KALININGRAD, Russia (Reuters) - Kaliningrad was preparing for a wave of England supporters to flood into the Russian enclave on Wednesday ahead of the World Cup clash with Belgium that will decide top spot in Group G.
A reputation for hardcore partying and trouble-making often precedes England fans’ arrival in a city and it was no different in Kaliningrad as a trickle turned into a steady stream ahead of Thursday’s final round-robin match.
The bad behaviour often associated with England supporters has been largely absent in Russia but with Kaliningrad situated just 50 km (31 miles) from the Polish border, providing easier access for fans, the city was early on pinpointed as a potential flash point.
Sandwiched between Lithuania to the north and Poland to the south, Kaliningrad is as close to the Netherlands as it is to Moscow, making it a cheaper and more inviting World Cup destination.
While only a small contingent of diehard fans made the journey to Volgograd for the start of England’s World Cup campaign, Kaliningrad is the one group match that saw the English Football Association’s ticket allocation sold out.
“I have only come out for this game and the weird thing is I don’t even want England to win,” Gary, who drove from Nottingham with three friends, told Reuters. “It has been a really easy journey through Poland, so easy.
“Lots of fans will be doing the same, so we expect Kaliningrad to be very busy tomorrow.”
The atmosphere in the city centre was subdued but upbeat on a sunny Wednesday as England and Belgium fans mingled with local residents, posing pictures and taking selfies.
But the party is expected to pick up on Thursday with many making day trips in from Poland for the match.
Long tailbacks are expected at border entry points as packed motor coaches make their way to Kaliningrad Stadium for the 8pm (1800 GMT) kickoff.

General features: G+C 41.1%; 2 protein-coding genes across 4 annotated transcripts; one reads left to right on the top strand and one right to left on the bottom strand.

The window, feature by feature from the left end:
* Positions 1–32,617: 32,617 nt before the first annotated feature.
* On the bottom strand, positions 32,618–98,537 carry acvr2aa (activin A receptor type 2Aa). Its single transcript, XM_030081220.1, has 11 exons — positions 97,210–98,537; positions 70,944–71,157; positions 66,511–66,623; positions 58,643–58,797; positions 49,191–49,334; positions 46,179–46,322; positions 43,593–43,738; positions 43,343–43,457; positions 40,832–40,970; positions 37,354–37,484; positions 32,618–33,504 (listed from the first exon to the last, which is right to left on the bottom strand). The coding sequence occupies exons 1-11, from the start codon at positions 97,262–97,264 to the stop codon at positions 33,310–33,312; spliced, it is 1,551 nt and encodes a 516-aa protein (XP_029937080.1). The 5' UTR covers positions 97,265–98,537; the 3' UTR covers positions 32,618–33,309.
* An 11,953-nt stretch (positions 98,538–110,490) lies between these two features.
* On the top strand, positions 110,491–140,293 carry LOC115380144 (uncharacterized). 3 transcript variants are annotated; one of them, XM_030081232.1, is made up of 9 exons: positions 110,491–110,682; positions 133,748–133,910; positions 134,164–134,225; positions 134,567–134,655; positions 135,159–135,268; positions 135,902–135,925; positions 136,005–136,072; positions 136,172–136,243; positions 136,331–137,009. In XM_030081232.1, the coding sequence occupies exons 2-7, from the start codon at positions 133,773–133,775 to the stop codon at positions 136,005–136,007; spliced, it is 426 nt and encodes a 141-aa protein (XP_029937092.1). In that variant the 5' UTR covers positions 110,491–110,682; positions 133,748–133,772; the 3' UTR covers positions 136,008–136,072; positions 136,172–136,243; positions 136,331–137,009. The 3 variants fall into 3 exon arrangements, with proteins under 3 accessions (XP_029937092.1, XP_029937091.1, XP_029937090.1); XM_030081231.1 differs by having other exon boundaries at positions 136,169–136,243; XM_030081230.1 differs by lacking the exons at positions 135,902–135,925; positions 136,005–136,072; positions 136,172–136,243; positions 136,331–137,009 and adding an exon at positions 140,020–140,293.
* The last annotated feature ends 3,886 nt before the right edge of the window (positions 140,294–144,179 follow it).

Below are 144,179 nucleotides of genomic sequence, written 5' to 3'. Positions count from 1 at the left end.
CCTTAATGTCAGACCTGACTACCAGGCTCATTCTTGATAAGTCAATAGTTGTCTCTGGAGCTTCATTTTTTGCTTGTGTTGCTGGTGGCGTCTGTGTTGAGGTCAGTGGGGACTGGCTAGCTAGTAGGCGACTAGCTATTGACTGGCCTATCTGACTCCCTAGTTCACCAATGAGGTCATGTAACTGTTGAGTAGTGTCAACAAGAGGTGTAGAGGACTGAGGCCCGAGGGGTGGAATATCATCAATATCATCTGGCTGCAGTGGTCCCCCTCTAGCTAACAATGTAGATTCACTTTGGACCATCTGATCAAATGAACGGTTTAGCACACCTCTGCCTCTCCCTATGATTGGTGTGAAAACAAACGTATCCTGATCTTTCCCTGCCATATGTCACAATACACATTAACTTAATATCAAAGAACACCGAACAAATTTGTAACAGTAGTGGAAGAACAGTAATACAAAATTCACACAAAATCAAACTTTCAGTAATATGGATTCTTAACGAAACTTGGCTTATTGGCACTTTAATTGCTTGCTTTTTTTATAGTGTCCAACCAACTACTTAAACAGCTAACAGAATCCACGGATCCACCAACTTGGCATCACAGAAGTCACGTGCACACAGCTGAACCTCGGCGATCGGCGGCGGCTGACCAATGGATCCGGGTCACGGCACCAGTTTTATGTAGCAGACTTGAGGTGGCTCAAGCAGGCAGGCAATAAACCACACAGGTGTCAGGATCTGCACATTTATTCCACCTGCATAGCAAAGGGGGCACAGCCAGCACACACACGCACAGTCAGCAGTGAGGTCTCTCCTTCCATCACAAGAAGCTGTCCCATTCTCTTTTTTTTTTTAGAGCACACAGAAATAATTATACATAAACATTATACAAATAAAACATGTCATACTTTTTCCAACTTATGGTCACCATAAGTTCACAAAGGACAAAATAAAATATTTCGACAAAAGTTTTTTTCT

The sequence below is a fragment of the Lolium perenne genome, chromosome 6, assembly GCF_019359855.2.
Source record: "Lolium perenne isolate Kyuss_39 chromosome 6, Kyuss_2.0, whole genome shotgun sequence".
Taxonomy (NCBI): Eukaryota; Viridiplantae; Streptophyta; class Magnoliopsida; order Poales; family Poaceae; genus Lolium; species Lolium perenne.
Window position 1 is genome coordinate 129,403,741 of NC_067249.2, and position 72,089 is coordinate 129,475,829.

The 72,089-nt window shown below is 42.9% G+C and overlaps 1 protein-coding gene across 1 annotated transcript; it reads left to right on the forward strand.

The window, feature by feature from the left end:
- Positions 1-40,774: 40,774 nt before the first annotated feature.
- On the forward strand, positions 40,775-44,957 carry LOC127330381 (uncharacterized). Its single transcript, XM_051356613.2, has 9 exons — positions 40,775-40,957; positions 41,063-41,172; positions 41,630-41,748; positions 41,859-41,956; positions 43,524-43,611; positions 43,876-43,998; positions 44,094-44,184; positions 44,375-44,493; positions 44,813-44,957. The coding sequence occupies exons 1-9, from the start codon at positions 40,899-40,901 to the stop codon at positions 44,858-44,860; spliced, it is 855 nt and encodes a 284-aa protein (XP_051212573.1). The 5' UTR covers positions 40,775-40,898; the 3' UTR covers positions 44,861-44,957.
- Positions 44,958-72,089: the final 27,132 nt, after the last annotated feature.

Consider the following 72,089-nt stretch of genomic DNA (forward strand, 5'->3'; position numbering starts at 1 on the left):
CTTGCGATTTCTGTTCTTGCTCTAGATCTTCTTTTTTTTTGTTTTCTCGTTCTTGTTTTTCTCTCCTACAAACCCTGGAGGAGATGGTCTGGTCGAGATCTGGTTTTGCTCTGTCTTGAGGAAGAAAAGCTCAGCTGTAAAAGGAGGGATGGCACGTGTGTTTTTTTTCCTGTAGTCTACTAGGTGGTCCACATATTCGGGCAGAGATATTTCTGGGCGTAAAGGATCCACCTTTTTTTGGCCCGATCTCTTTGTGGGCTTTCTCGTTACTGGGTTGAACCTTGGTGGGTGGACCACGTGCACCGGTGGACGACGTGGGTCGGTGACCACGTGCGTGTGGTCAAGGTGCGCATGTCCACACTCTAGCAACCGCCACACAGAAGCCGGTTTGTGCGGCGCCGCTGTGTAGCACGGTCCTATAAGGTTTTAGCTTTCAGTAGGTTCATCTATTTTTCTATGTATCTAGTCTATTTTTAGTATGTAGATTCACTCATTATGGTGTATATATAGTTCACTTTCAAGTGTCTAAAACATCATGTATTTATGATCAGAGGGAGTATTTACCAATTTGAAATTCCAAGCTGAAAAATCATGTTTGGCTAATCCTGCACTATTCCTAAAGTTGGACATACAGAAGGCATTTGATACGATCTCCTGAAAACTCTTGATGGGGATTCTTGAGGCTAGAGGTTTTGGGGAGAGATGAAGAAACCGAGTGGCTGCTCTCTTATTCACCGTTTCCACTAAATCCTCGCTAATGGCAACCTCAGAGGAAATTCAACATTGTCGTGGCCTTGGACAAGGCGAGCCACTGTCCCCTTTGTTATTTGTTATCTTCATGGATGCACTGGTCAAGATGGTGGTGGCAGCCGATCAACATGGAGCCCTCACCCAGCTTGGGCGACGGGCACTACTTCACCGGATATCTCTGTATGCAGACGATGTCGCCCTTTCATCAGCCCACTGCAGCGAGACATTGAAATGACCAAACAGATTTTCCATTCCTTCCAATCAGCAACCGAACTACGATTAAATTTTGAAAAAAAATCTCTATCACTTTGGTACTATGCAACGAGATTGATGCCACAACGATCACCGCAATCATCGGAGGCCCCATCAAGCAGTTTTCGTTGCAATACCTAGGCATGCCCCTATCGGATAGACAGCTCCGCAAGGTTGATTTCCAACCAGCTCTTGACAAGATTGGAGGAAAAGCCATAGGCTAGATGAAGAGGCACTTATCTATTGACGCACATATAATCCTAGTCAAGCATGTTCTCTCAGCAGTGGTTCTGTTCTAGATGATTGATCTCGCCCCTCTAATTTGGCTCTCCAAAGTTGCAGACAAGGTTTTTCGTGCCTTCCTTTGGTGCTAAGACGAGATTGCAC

The regional government in Kaliningrad said in a statement that no added security measures were planned and they are well-prepared for any situation.
“The employees of the security apparatus, in cooperation with the host city of Kaliningrad, are taking all the necessary measures to ensure public order,” the regional government in Kaliningrad said in statement. “As was shown in the first World Cup match at the Kaliningrad stadium, no (security) violations were recorded.
“In addition, exhaustive security measures are being taken at the border check points to ensure continuous work to let fans into and out of the Russian Federation, not to allow any conflict situations and lines at the border. “
Due to its strategic importance as the base for the Soviet Baltic Fleet during the Cold War, Kaliningrad was a closed city to foreigners but residents are now familiar with the influx of tourists and were cautiously looking forward to welcoming England and Belgium supporters.
“They (England fans) have already drunk Kvass here,” Nina Kaminskaya, 63, told Reuters as she sold the nonalcoholic Baltic beverage in the city centre. “Everything was ok... I liked Croatians and Serbs too.
“There are yet not too many English, perhaps not all have already arrived. It’s quiet - at least now.”
Additional reporting Anton Kolodyazhnyy and Peter Hall. Editing by Neil Robinson